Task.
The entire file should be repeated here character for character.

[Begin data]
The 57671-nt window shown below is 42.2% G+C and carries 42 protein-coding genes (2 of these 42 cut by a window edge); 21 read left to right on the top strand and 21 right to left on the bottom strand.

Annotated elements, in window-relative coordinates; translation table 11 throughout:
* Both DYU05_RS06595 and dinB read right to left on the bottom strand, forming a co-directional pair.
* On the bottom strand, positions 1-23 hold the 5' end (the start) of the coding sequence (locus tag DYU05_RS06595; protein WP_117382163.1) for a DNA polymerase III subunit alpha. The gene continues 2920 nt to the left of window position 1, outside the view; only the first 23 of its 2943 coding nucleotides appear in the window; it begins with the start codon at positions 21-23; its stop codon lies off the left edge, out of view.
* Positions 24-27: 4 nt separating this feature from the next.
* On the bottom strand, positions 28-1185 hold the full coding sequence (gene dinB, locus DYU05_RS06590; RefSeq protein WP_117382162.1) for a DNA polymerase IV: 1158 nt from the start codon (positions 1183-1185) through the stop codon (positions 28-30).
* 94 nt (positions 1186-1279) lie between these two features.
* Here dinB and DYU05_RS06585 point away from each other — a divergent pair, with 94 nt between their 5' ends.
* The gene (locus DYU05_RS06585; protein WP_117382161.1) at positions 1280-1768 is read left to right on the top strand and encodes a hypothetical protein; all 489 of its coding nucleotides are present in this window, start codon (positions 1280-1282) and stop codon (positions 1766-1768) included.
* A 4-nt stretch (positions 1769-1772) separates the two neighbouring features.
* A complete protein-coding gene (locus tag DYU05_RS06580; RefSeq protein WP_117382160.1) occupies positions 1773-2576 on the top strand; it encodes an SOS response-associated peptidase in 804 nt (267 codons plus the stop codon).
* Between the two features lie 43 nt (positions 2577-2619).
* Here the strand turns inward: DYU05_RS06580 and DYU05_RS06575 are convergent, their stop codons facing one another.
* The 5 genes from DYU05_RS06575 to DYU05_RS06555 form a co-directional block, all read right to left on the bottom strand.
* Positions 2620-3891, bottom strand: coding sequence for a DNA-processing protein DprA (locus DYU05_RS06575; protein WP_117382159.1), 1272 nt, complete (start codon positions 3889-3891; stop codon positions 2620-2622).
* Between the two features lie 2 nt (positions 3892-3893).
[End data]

The 57671-nt window shown below is 42.2% G+C and carries 42 protein-coding genes (2 of these 42 cut by a window edge); 21 read left to right on the top strand and 21 right to left on the bottom strand.

Annotated elements, in window-relative coordinates; translation table 11 throughout:
* Both DYU05_RS06595 and dinB read right to left on the bottom strand, forming a co-directional pair.
* On the bottom strand, positions 1-23 hold the 5' end (the start) of the coding sequence (locus tag DYU05_RS06595; protein WP_117382163.1) for a DNA polymerase III subunit alpha. The gene continues 2920 nt to the left of window position 1, outside the view; only the first 23 of its 2943 coding nucleotides appear in the window; it begins with the start codon at positions 21-23; its stop codon lies off the left edge, out of view.
* Positions 24-27: 4 nt separating this feature from the next.
* On the bottom strand, positions 28-1185 hold the full coding sequence (gene dinB, locus DYU05_RS06590; RefSeq protein WP_117382162.1) for a DNA polymerase IV: 1158 nt from the start codon (positions 1183-1185) through the stop codon (positions 28-30).
* 94 nt (positions 1186-1279) lie between these two features.
* Here dinB and DYU05_RS06585 point away from each other — a divergent pair, with 94 nt between their 5' ends.
* The gene (locus DYU05_RS06585; protein WP_117382161.1) at positions 1280-1768 is read left to right on the top strand and encodes a hypothetical protein; all 489 of its coding nucleotides are present in this window, start codon (positions 1280-1282) and stop codon (positions 1766-1768) included.
* A 4-nt stretch (positions 1769-1772) separates the two neighbouring features.
* A complete protein-coding gene (locus tag DYU05_RS06580; RefSeq protein WP_117382160.1) occupies positions 1773-2576 on the top strand; it encodes an SOS response-associated peptidase in 804 nt (267 codons plus the stop codon).
* Between the two features lie 43 nt (positions 2577-2619).
* Here the strand turns inward: DYU05_RS06580 and DYU05_RS06575 are convergent, their stop codons facing one another.
* The 5 genes from DYU05_RS06575 to DYU05_RS06555 form a co-directional block, all read right to left on the bottom strand.
* Positions 2620-3891, bottom strand: coding sequence for a DNA-processing protein DprA (locus DYU05_RS06575; protein WP_117382159.1), 1272 nt, complete (start codon positions 3889-3891; stop codon positions 2620-2622).
* Between the two features lie 2 nt (positions 3892-3893).